Bennington Free Library History
The Bennington Free Library was established in 1865 by Trenor W. Park and Seth B. Hunt, on the corner of Main and Silver Streets in Bennington. Originally no more than a room on the second floor “fitted up as a library” the library was run by the Young Men’s Association, established in 1865.
Membership in the association was open to all for the sum of one dollar and entitled its members to borrow one book at a time for a two-week period. The library shared the top floor with a reading room and a lecture hall, while the first floor, used for offices and commercial space, provided income for the library. In 1897 the Town of Bennington voted to appropriate funds in support of the library, at which time library materials were made available free of charge.
In the Fall of 1892, the location being judged too small and dimly lighted, library operations were moved downstairs and expanded to three rooms, including a library proper and two smaller rooms. The new location took advantage of the ambient light, and featured three large windows, including a large bay window to the East, now in the Vermont History Room. On overcast days, 23 electric lights furnished sufficient light for patrons to use the collections.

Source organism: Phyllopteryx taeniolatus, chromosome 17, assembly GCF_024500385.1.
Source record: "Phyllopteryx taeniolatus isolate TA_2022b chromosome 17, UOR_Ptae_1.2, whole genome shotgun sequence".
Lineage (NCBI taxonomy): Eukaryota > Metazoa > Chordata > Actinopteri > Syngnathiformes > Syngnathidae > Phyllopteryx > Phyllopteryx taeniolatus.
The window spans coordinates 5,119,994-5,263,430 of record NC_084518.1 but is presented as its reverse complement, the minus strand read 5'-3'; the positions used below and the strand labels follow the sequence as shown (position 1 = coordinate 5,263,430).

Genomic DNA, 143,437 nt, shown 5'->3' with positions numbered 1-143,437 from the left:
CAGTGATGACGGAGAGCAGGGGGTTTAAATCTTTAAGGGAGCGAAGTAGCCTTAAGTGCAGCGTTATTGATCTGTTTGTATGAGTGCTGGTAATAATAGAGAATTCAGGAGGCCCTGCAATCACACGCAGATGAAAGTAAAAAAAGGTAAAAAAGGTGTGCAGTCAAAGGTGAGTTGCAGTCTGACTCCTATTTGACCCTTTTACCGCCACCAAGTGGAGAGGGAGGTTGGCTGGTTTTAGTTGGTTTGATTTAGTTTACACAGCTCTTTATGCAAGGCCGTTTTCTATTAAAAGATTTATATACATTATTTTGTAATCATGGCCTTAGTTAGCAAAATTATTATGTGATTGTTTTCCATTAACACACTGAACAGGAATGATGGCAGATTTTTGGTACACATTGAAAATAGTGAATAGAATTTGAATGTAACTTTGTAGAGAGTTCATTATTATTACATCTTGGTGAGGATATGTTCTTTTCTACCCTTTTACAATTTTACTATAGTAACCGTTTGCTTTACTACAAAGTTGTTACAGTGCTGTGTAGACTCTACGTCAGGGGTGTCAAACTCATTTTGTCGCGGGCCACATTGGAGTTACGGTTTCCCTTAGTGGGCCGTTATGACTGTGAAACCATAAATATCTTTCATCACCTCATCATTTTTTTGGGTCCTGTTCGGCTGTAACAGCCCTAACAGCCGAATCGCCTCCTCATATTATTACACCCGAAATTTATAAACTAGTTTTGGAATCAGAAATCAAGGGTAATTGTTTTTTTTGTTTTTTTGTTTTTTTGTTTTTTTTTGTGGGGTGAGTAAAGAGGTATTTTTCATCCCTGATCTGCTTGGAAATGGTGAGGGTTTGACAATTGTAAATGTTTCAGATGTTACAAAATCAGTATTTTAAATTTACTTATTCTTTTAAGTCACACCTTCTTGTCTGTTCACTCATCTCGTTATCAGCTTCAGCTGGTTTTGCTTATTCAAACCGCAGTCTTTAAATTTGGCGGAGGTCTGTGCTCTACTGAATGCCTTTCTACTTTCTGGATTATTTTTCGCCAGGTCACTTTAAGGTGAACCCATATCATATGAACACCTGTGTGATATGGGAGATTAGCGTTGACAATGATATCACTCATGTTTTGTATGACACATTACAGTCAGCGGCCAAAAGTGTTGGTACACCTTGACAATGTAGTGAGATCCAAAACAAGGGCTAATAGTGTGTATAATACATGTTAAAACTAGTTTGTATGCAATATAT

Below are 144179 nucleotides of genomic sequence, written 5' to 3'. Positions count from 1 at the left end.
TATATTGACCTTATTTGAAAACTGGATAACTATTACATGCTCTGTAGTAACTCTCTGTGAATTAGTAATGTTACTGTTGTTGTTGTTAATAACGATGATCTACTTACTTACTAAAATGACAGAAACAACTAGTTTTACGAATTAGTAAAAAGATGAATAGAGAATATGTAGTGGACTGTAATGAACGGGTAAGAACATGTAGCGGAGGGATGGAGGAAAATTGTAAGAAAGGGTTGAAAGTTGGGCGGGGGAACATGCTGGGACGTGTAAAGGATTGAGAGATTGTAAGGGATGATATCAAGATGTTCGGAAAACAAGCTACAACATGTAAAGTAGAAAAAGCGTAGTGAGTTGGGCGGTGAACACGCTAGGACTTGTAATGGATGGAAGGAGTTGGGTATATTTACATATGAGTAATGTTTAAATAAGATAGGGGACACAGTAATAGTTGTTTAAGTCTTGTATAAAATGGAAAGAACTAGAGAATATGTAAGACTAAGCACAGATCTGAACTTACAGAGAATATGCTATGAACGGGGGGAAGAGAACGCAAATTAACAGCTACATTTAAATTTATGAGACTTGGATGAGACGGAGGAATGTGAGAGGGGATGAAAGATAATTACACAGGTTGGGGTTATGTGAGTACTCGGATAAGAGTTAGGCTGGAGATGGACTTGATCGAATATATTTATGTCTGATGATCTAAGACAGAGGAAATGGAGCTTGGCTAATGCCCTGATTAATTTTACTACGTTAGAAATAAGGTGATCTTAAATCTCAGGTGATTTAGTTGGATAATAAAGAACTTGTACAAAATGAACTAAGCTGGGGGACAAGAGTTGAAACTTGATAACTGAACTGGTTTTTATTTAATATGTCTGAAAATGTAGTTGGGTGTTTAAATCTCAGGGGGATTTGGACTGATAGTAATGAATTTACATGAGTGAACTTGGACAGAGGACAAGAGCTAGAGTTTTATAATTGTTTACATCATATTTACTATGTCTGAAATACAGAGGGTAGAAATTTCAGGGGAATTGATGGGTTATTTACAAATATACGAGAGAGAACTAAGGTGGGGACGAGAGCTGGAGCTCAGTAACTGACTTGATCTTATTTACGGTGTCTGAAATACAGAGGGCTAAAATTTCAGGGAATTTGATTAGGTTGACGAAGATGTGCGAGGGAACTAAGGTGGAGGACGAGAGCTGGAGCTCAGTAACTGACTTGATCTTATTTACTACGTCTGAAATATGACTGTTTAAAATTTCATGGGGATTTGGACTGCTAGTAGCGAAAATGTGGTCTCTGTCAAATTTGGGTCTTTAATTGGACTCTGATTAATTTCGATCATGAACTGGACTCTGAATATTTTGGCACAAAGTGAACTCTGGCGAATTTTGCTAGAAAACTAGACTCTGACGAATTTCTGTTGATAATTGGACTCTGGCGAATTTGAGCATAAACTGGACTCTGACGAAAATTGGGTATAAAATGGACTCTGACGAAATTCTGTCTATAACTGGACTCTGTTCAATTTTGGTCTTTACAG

Over time the Bennington Community outgrew its small library and in 1936 a new library was constructed adjacent to the original. Given in memory of Trenor W. Park by his son, Trenor L. Park, the new library was built on the Park family homestead. The architect for the new library was Herbert Turner, a descendant of the original donor, Trenor Park. The architect, anxious to produce a building that would inspire, chose significant architectural details reproduced from buildings in Bennington or surrounding communities. The bricks were made from clay taken from the same beds used for the old Seminary in Bennington, and were laid in a deliberately irregular manner. The lantern is a precise reproduction from the Old Bennington Court House, and the windows were copied from the Palladian windows of the Hawkins House in Shaftsbury and the Robinson House in Old Bennington. When completed, the architect was satisfied that the building appeared to have been built in a much earlier era, and those of us lacking a background in architectural design could easily be fooled into believing the library was built in the mid-nineteenth century.